U.S. bishops visiting the Holy Land on Sept. 11 said an on-the-ground tour about the situation in East Jerusalem heightened their awareness of the settlement issue in the divided city. “The expansion of settlements is quickly driving [the possibility of a two-state solution] off the drawing board,” said Bishop Richard E. Pates of Des Moines, Iowa, chairman of the U.S. bishops’ Committee on International Justice and Peace. During a two-hour tour, the Israeli attorney and activist Daniel Seidemann shared his concerns for the increasingly shrinking window of opportunity to push forward the concept of the two-state solution to the Palestinian-Israeli conflict. He said that while the Israeli enclaves embedded in East Jerusalem remain small, with at most 2,500 Israeli Jews living there, it is still possible to withdraw them, but that if the settlements continue to expand, the situation will become more complicated.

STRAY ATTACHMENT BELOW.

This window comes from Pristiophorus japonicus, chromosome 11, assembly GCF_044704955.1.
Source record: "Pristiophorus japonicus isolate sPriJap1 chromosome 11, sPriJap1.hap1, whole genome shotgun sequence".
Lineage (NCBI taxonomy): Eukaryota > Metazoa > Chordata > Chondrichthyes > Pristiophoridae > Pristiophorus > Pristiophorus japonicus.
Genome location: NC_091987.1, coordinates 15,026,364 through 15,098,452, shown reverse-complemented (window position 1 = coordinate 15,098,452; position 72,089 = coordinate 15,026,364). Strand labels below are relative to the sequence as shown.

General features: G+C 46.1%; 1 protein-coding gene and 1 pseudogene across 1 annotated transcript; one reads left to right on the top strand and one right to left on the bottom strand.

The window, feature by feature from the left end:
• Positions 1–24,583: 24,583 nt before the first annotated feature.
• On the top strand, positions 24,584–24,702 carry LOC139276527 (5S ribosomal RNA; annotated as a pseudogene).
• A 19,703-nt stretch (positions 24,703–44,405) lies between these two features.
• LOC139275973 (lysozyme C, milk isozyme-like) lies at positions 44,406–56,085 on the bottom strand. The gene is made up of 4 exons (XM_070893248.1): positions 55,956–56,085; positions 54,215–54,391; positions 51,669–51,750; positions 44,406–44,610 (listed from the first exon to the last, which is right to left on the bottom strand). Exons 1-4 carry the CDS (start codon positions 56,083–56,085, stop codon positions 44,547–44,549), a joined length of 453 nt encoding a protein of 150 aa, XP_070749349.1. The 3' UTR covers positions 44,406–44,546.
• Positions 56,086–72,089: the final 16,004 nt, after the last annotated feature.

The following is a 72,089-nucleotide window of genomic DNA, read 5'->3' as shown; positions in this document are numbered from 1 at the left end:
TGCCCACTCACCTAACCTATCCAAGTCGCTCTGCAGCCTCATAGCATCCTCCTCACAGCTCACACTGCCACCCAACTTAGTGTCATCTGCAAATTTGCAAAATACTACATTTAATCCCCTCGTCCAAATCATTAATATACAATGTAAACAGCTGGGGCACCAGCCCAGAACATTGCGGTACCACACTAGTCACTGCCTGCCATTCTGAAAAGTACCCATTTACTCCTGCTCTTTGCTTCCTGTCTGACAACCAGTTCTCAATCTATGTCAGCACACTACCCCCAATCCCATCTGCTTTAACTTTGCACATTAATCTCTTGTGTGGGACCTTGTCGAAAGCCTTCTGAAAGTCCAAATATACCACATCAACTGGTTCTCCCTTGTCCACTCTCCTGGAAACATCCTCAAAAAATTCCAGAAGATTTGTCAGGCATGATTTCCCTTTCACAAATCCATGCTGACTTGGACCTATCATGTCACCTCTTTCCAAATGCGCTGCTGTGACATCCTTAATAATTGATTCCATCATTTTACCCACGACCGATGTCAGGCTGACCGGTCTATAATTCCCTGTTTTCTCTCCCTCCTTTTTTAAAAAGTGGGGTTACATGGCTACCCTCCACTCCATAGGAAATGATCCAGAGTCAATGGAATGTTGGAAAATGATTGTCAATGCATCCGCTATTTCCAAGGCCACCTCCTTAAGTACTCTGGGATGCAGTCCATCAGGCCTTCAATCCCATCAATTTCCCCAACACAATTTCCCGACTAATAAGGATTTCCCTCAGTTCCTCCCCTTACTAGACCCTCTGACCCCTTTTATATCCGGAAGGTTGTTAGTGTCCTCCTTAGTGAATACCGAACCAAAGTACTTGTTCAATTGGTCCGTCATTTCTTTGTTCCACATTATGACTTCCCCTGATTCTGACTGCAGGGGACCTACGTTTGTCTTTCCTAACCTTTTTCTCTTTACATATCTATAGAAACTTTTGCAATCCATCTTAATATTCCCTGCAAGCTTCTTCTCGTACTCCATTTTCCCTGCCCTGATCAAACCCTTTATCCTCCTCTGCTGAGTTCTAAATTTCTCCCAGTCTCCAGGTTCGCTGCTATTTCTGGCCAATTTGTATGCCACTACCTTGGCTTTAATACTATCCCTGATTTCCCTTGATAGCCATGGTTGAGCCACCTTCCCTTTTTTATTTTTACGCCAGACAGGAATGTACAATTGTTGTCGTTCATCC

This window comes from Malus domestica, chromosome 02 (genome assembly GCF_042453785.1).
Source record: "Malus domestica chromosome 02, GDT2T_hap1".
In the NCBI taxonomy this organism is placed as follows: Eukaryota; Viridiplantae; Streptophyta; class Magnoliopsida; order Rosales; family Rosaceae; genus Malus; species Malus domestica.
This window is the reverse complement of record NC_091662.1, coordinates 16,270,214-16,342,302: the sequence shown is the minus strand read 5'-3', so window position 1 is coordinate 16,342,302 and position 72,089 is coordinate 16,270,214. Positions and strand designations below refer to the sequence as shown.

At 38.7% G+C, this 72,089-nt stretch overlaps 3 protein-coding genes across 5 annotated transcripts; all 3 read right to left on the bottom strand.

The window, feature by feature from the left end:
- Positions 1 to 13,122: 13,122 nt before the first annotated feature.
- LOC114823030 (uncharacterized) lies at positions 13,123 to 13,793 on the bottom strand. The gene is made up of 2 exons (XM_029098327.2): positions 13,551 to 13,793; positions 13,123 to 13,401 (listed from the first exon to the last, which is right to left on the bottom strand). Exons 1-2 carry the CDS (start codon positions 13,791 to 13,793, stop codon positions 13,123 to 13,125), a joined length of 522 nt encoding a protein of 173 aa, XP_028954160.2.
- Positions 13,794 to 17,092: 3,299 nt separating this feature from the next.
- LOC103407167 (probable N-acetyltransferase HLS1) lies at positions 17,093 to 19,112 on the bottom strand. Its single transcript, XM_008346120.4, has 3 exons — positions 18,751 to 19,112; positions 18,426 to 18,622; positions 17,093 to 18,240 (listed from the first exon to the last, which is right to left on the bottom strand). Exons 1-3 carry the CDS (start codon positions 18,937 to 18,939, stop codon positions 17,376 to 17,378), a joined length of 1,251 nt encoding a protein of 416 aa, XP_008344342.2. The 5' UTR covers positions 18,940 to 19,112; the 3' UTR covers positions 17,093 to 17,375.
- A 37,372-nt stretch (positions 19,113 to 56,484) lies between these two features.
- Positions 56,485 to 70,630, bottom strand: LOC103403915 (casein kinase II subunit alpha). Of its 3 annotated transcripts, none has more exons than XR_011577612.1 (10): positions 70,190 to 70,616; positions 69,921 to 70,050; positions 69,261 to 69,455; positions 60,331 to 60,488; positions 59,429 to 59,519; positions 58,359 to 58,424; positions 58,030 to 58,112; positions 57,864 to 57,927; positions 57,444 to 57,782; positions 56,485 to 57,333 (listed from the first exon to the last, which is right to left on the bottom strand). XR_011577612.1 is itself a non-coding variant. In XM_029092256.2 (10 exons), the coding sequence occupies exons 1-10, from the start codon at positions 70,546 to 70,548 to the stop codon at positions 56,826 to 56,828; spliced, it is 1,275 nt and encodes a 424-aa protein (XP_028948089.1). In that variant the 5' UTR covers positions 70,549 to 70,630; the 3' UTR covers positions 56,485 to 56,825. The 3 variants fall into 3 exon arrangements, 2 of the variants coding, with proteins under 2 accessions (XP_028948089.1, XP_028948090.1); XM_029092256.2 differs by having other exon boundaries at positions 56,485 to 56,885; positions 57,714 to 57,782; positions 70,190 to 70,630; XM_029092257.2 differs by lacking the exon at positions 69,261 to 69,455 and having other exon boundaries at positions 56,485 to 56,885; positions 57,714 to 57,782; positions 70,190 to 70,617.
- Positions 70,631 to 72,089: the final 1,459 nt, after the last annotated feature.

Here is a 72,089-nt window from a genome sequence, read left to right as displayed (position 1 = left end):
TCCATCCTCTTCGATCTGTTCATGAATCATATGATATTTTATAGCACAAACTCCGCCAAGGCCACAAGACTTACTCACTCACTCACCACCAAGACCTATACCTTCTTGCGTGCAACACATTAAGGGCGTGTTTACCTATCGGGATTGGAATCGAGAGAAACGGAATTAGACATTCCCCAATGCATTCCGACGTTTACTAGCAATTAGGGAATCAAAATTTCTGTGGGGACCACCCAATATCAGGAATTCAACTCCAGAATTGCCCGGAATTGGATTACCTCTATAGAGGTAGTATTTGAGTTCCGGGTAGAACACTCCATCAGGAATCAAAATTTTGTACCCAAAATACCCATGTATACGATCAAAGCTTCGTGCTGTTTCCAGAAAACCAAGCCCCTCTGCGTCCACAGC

U.S. Bishops Visit East Jerusalem